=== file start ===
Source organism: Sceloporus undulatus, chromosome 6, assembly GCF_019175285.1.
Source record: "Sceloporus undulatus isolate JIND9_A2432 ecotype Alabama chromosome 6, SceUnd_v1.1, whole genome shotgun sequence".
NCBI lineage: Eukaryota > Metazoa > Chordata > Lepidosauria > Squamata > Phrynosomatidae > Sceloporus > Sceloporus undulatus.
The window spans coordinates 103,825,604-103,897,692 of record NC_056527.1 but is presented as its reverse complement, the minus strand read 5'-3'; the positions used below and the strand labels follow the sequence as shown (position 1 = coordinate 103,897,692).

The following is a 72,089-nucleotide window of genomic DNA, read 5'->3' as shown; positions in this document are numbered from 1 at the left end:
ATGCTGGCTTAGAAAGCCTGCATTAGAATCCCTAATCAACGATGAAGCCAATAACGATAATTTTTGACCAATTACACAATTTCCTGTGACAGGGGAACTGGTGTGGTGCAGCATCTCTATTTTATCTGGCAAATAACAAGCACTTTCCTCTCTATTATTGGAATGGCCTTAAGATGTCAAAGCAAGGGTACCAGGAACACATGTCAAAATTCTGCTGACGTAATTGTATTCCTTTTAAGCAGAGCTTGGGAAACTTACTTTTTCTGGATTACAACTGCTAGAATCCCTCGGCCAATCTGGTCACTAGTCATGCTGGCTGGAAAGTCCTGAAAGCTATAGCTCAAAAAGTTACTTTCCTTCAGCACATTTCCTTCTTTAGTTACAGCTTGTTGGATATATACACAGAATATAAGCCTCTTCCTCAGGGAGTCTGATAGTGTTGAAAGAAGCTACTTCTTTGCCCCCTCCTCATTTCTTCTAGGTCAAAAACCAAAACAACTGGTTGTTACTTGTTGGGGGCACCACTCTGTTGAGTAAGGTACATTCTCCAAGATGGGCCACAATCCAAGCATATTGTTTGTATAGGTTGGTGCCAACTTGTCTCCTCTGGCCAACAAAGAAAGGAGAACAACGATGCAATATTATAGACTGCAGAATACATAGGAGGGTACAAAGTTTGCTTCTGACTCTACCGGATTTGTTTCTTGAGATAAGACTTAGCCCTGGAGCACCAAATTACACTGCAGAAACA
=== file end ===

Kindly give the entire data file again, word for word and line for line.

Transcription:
Source organism: Sceloporus undulatus, chromosome 6, assembly GCF_019175285.1.
Source record: "Sceloporus undulatus isolate JIND9_A2432 ecotype Alabama chromosome 6, SceUnd_v1.1, whole genome shotgun sequence".
NCBI lineage: Eukaryota > Metazoa > Chordata > Lepidosauria > Squamata > Phrynosomatidae > Sceloporus > Sceloporus undulatus.
The window spans coordinates 103,825,604-103,897,692 of record NC_056527.1 but is presented as its reverse complement, the minus strand read 5'-3'; the positions used below and the strand labels follow the sequence as shown (position 1 = coordinate 103,897,692).

The following is a 72,089-nucleotide window of genomic DNA, read 5'->3' as shown; positions in this document are numbered from 1 at the left end:
ATGCTGGCTTAGAAAGCCTGCATTAGAATCCCTAATCAACGATGAAGCCAATAACGATAATTTTTGACCAATTACACAATTTCCTGTGACAGGGGAACTGGTGTGGTGCAGCATCTCTATTTTATCTGGCAAATAACAAGCACTTTCCTCTCTATTATTGGAATGGCCTTAAGATGTCAAAGCAAGGGTACCAGGAACACATGTCAAAATTCTGCTGACGTAATTGTATTCCTTTTAAGCAGAGCTTGGGAAACTTACTTTTTCTGGATTACAACTGCTAGAATCCCTCGGCCAATCTGGTCACTAGTCATGCTGGCTGGAAAGTCCTGAAAGCTATAGCTCAAAAAGTTACTTTCCTTCAGCACATTTCCTTCTTTAGTTACAGCTTGTTGGATATATACACAGAATATAAGCCTCTTCCTCAGGGAGTCTGATAGTGTTGAAAGAAGCTACTTCTTTGCCCCCTCCTCATTTCTTCTAGGTCAAAAACCAAAACAACTGGTTGTTACTTGTTGGGGGCACCACTCTGTTGAGTAAGGTACATTCTCCAAGATGGGCCACAATCCAAGCATATTGTTTGTATAGGTTGGTGCCAACTTGTCTCCTCTGGCCAACAAAGAAAGGAGAACAACGATGCAATATTATAGACTGCAGAATACATAGGAGGGTACAAAGTTTGCTTCTGACTCTACCGGATTTGTTTCTTGAGATAAGACTTAGCCCTGGAGCACCAAATTACACTGCAGAAACA